Researchers from the University of Waterloo are launching a new battery research centre that will play a crucial role in developing the electric vehicles of tomorrow.

The Ontario Battery and Electrochemistry Research Centre (OBEC), led by Waterloo researchers Linda Nazar and Michael Pope, will be Canada’s newest facility tasked with advancing next-generation electric vehicle battery development.

“While there is an urgent need to train people to work on the next-generation EV battery gigafactories being built here in Canada by the likes of Volkswagen, Stellantis, Umicore and BASF, it is equally important to develop these next generation technologies and help local industry meet growing market demand,” said Pope, a professor in the Department of Chemical Engineering and director of Waterloo’s 2D Materials and Elecectrochemical Devices Lab.

“These batteries, however, will be more sustainable, less expensive, safer and longer-lasting that the Li-ion batteries we see today.”

OBEC’s initial funding is sourced from a $5 million investment earmarked to tackle national and global challenges made by the Canada Foundation for Innovation (CFI) and Waterloo. It will also host other Ontario-based battery and electrochemical researchers to collaborate across various supply chain needs such as battery materials production, recycling, and advanced manufacturing.

The facility will look to advance research across all-solid-state, metal-air batteries, metal-sulfur, and those batteries based on alternatives to lithium like sodium, an abundant and inexpensive material. Researchers will have access to dedicated tools they can use to help discover novel electrode and electrolyte materials while interfacing with critical battery components in a dry-room environment. This will include an advanced battery fabrication facility with the ability to manufacture large format pouch and cylindrical cells.

“As we push the limits in terms of material performance, electrochemical energy systems become increasingly complex,” said Nazar, a professor in the Department of Chemistry and Canada Research Chair in Solid State Energy Materials.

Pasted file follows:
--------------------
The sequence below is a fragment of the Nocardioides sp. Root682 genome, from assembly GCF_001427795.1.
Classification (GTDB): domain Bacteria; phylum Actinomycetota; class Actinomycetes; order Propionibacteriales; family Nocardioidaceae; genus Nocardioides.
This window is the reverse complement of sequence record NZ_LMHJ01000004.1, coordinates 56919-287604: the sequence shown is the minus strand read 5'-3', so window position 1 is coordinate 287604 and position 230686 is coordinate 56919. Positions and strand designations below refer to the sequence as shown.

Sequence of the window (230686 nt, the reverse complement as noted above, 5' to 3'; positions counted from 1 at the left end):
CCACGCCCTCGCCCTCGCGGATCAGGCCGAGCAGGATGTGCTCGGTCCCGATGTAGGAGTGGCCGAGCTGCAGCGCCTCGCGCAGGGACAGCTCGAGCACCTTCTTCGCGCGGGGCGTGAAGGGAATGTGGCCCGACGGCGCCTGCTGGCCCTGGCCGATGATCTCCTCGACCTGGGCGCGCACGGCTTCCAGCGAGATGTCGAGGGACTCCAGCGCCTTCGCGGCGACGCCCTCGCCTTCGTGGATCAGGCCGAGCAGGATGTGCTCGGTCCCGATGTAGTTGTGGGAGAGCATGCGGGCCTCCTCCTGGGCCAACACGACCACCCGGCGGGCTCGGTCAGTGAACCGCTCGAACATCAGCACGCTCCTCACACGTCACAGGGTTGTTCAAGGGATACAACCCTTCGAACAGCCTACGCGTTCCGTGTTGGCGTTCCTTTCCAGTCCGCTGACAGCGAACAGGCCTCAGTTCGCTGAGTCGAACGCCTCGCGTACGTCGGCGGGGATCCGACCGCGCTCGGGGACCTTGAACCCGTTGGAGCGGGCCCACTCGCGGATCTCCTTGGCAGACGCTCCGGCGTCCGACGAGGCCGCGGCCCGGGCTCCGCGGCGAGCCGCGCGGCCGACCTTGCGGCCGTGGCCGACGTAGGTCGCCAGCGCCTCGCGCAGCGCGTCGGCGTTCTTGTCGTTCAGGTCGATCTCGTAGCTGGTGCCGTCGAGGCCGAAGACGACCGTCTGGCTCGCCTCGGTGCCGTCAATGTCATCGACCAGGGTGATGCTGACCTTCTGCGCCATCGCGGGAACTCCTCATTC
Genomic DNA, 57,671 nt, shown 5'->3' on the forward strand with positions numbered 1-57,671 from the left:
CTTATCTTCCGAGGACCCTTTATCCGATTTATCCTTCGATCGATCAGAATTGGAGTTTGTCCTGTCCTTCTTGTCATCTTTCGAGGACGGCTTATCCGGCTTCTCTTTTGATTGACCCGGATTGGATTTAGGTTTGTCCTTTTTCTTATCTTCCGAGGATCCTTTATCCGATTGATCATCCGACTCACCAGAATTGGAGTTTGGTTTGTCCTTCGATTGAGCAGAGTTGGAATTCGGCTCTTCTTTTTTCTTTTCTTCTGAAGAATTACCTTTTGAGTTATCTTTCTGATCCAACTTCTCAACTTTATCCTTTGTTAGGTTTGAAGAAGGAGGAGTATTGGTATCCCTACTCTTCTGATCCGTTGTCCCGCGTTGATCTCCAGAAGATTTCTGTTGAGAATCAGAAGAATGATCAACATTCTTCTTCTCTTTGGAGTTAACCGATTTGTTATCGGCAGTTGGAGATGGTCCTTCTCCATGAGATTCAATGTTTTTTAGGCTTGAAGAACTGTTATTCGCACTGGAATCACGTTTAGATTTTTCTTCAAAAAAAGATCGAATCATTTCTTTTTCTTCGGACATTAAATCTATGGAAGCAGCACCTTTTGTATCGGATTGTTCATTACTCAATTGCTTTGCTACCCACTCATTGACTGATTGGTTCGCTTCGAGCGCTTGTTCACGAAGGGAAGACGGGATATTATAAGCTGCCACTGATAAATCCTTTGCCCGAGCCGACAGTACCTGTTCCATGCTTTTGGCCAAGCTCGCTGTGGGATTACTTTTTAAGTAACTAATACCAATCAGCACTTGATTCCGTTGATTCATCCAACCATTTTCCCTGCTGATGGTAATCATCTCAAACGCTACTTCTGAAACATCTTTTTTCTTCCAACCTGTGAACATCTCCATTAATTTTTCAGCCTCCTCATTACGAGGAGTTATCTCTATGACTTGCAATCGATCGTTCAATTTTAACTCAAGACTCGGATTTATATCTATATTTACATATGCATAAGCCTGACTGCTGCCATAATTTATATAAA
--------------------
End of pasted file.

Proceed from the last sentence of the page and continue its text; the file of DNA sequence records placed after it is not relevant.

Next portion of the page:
“This makes it challenging, if not impossible, to fully understand the underlying science that is necessary to push the science and technology forward when conventional characterization methods are used.”

True to the entrepreneurial spirit at Waterloo, both Nazar and Pope hope the OBEC will help support start-ups and larger businesses to focus on developing new electrode, electrolyte, or membrane materials or novel manufacturing methods to demonstrate new products that could power next-generation vehicles.

The OBEC will also help train Waterloo’s undergraduate and graduate students as well as post-doctoral fellows to advance their expertise in electrochemistry. Some graduate students are already being trained in Pope’s program which trains international graduate students in scalable 2D-materials architectures and Nazar’s Ontario Research Fund project on electrochemical solid state energy storage batteries.

“Given Waterloo’s proud achievements in graduate performance, the centre has the potential to launch highly entrepreneurial young researchers and R&D specialists,” said Pope.

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